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Volcano Tonga: What we know so far | Tsunami News

As a tsunami threat around the Pacific from a major threat volcanic eruption When it began to shrink, a huge ash cloud covering the Pacific island nation of Tonga prevented flights from New Zealand to determine the extent of the damage.

The eruption of Mount Hunga-Tonga-Hunga-Ha’apai on Saturday triggered tsunami waves off the coast of Tonga, and water levels were reported off the coast of Peru and the Pacific Coast in the United States.

Tonga’s capital, Nuku’alofa, was severely damaged, New Zealand’s Prime Minister Jacinda Ardern said, adding that there were no reports of injuries or deaths but a thorough investigation was not possible with the means of communication.

Here is what we know so far about the Hunga-Tonga-Hunga-Ha’apai eruption.

What is an undersea mountain?

An underwater or underwater mountain is beneath the ocean floor and is basically volcanic.

There are about one million under the sea volcanoes that, like the volcanic mountains of the continent, they are close to the tectonic plates of the Earth and where they are formed. These volcanoes not only contain volcanoes but also spit out volcanic ash.

According to the Global Foundation for Ocean Exploration group, about “three-quarters of all the volcanic eruptions on Earth occur underwater”.

Underwater events produce mountains – underwater mountains that are formed under the sea but do not reach the surface of the water.

Al Jazeera

How often do Hunga-Tonga-Hunga-Ha’apai erupt?

The Hunga-Tonga-Hunga-Ha’apai mountain range, located about 40 miles[65 km]north of Nuku’alofa’s capital, has a long history of instability.

In recent years, the Hunga-Tonga-Hunga-Ha’apai volcano erupted in the sea in 2009. The 2015 eruption, spewing large rocks and ashes into the air, resulted in the formation of a new island 2km (1.2 miles) long by 1km width is 100 meters (328 feet) high.

On December 20 last year then on January 13, the mountain exploded again, the formation of visible ash clouds that appeared from the island of Tonga Tongatapu. On January 15, another massive explosion occurred, triggering tsunami waves.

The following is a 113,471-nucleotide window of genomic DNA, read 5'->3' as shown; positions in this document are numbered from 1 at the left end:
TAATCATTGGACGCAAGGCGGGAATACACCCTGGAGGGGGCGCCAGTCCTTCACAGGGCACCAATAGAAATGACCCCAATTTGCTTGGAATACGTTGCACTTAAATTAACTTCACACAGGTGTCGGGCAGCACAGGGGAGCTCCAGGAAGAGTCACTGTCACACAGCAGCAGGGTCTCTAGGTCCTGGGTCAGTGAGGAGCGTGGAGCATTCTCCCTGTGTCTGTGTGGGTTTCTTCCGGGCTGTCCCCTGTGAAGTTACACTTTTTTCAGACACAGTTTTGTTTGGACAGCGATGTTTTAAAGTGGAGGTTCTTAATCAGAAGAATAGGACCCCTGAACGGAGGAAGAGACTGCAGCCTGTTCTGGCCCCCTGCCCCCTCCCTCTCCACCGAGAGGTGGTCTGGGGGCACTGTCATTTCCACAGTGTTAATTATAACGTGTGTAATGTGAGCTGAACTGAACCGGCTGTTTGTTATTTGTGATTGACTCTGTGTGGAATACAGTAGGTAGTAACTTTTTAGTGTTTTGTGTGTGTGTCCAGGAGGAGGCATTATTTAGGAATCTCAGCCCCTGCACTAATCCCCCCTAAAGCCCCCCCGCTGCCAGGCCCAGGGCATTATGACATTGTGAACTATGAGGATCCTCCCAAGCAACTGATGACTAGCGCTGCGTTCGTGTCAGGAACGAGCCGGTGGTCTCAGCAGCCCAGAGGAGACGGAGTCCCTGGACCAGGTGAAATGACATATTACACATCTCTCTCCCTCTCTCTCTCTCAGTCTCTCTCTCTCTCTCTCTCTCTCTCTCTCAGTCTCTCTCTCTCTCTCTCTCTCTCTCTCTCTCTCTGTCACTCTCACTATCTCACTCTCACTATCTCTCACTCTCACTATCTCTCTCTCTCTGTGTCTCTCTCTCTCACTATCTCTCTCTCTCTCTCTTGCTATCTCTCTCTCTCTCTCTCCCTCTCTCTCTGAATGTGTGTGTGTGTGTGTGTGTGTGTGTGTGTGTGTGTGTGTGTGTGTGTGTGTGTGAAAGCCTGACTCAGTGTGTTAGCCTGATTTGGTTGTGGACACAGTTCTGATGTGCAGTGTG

Robin George Andrews, a volcanologist and science journalist, told Al Jazeera that underwater peaks such as the Hunga-Tonga-Hunga-Ha’apai erupt at least once every 1,000 years.

“It was this huge eruption, which scientists think is one of the 1,000-year-old events of this type of mountain,” he said.

“It takes about 1,000 years for us to add to it and we’ve only just reached the point where we were released that the amount of magma was exploding,” Andrews said.

Do volcanic eruptions cause tsunamis?

Volcanic eruptions could trigger tsunamis, several ocean waves caused by flooding.

However, the mechanism by which this occurs after the eruption of the ocean floor would still be debated among scientists.

Andrews said it was not known what caused the tsunami after the January 15 eruption.

“It is not yet clear what caused the tsunami that occurred shortly after the eruption. So whether it was part of a mountain that fell into the water, or an eruption, or a combination of both, “he said via Skype from London, UK.

January 15 explosion

Satellite images show ash, steam and air rising like fog on the blue Pacific waters Saturday evening, and sonic sounds echoed through Alaska, United States.

In Tonga, a tsunami struck the coast and people rushed to higher ground.

After the blast, the internet in Tonga was cut off, leaving friends and relatives around the world trying to contact each other to find out if there were any injuries.

“It’s probably the strongest explosion in all 21st years so far,” Andrews said.

People look at a wrecked boat in Lake Tutukaka, New ZealandPeople look at a wrecked boat in Tutukaka, New Zealand, Sunday after the waves of a Pacific volcano erupted in the Pacific Ocean. [Tanya White/Northern Advocate/NZME via AP Photo]

The United Nations Children’s Fund is planning to launch emergency missiles to fly to Tonga in partnership with Australia and New Zealand.

In California, the city of Santa Cruz was hit by a tsunami due to the tsunami, videos released by the US National Weather Service have shown.

Peru has closed 22 ports as a precautionary measure as waves of about 1.2 meters (4 meters) hit the Pacific coast of Japan.




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